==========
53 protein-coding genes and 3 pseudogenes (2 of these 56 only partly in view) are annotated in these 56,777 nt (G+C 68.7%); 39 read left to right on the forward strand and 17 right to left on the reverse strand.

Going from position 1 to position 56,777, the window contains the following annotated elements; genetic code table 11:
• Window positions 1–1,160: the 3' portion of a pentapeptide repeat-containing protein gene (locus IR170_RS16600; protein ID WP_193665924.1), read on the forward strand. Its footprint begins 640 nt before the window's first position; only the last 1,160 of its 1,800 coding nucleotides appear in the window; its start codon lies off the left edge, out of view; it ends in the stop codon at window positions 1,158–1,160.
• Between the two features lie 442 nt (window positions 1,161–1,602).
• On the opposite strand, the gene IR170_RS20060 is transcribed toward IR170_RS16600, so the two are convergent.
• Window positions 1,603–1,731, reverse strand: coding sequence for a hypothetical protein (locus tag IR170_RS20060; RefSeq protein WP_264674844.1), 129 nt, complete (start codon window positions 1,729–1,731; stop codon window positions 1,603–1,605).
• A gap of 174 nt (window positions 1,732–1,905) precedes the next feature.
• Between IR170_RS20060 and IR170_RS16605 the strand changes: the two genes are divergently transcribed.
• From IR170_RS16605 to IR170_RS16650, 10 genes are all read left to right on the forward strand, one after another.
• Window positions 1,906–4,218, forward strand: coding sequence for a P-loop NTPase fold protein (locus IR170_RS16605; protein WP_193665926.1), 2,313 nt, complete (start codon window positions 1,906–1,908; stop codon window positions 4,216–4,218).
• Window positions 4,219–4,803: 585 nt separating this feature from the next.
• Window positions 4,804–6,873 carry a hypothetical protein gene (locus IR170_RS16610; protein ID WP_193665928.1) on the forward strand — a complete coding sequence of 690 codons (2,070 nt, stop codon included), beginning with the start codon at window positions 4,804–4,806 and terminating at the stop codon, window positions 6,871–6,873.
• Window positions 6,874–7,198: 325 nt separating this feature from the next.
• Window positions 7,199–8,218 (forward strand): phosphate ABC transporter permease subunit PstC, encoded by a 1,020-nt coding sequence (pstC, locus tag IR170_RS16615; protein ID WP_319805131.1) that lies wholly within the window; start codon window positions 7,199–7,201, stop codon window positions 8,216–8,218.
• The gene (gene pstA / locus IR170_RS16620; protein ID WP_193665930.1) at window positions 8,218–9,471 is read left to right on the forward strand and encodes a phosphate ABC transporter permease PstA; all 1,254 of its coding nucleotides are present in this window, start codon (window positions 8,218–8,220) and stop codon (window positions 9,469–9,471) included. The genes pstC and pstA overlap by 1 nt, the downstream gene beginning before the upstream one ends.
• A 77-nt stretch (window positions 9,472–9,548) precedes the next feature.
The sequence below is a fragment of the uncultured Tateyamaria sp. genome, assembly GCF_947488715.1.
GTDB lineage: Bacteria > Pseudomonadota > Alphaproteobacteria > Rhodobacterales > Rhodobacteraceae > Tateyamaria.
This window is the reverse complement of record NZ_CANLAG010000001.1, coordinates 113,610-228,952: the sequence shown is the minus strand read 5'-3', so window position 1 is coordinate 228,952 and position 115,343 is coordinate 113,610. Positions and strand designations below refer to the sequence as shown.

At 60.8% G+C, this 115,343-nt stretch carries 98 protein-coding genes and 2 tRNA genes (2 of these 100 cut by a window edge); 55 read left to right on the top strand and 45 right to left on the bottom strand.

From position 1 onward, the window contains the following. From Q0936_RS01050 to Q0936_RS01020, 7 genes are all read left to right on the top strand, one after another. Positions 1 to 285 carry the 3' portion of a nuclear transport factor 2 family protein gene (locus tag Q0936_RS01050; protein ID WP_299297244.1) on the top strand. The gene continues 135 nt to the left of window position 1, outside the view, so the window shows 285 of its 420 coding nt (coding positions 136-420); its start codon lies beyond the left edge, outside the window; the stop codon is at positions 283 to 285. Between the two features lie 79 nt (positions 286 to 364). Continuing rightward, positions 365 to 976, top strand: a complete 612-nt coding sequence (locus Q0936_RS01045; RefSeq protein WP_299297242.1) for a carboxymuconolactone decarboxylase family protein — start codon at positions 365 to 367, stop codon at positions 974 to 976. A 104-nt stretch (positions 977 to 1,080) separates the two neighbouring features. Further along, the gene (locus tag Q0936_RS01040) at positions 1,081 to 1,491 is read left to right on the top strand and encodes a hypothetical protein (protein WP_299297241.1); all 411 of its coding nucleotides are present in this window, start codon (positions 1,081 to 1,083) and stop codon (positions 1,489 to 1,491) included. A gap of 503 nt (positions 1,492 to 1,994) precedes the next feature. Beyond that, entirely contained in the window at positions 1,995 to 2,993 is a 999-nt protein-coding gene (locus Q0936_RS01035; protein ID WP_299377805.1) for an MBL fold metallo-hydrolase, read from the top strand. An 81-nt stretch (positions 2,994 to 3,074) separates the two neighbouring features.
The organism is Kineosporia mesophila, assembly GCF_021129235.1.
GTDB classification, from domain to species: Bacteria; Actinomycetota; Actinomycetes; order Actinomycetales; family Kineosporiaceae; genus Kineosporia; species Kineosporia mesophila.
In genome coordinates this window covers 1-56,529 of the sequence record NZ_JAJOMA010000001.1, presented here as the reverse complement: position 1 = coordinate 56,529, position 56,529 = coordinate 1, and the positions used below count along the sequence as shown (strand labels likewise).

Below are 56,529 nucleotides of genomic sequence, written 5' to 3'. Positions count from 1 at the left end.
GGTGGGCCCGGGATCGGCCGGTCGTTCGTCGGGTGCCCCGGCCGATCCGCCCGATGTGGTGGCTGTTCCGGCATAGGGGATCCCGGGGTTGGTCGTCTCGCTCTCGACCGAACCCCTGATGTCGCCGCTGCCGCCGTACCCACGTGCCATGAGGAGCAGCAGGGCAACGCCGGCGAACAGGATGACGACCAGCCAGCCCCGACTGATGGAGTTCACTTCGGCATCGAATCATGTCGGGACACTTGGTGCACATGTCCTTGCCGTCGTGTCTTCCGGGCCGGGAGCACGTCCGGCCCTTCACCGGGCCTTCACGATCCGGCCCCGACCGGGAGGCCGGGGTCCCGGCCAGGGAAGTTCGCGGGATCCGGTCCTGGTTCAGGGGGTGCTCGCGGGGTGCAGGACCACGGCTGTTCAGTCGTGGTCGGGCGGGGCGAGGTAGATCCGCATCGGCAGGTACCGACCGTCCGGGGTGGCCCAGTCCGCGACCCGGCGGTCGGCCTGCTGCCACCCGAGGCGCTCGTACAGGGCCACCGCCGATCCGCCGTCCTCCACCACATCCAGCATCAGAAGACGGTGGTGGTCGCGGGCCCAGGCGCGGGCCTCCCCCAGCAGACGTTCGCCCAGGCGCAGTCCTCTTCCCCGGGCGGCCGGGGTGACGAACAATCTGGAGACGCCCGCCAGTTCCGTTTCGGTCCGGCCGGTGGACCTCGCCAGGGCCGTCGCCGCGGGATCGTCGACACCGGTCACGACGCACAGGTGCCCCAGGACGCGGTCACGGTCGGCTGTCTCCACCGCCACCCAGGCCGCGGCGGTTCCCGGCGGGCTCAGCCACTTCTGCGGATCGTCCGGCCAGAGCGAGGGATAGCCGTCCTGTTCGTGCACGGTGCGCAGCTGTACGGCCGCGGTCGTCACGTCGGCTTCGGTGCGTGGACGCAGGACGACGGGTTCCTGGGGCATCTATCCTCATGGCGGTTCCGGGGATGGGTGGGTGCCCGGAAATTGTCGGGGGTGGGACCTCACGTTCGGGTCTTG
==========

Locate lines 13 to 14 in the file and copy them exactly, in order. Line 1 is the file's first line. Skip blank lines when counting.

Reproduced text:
• Window positions 6,874–7,198: 325 nt separating this feature from the next.
• Window positions 7,199–8,218 (forward strand): phosphate ABC transporter permease subunit PstC, encoded by a 1,020-nt coding sequence (pstC, locus tag IR170_RS16615; protein ID WP_319805131.1) that lies wholly within the window; start codon window positions 7,199–7,201, stop codon window positions 8,216–8,218.